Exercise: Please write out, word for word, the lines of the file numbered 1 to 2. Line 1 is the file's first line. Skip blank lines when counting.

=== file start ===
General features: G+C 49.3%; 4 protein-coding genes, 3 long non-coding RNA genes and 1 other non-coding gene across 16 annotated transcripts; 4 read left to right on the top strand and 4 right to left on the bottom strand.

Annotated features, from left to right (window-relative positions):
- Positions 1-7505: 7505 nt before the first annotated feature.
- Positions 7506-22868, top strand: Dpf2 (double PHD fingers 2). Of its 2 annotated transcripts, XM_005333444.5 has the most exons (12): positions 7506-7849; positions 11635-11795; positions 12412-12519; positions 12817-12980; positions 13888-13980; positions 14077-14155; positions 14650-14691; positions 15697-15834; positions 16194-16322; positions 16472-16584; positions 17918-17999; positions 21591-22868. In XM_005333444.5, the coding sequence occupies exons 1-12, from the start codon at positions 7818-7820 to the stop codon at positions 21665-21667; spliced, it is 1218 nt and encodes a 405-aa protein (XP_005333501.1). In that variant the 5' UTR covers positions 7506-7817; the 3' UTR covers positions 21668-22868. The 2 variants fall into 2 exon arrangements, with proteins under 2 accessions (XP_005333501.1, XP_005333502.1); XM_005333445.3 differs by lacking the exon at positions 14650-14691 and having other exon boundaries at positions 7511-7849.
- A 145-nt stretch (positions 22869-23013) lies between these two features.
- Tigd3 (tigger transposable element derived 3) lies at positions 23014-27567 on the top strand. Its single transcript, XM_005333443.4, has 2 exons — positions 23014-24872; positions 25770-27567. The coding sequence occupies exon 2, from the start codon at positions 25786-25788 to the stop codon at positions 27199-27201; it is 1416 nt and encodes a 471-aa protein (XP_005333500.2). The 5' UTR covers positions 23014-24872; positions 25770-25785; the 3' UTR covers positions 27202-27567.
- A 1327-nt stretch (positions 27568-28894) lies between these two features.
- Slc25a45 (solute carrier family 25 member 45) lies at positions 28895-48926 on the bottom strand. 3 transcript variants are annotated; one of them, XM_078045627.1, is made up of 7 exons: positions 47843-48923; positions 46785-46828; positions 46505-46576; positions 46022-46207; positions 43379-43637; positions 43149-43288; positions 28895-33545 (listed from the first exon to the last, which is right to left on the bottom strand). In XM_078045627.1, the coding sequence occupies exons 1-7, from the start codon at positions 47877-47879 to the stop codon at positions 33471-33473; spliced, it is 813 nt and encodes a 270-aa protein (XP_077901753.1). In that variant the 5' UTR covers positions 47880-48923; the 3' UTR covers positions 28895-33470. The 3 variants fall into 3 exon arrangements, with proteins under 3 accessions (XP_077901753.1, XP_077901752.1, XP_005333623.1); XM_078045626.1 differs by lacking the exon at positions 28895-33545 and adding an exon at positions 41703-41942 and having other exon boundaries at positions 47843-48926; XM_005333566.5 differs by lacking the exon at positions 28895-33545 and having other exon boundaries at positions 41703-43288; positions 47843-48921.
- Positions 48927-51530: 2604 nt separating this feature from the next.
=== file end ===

General features: G+C 49.3%; 4 protein-coding genes, 3 long non-coding RNA genes and 1 other non-coding gene across 16 annotated transcripts; 4 read left to right on the top strand and 4 right to left on the bottom strand.

Annotated features, from left to right (window-relative positions):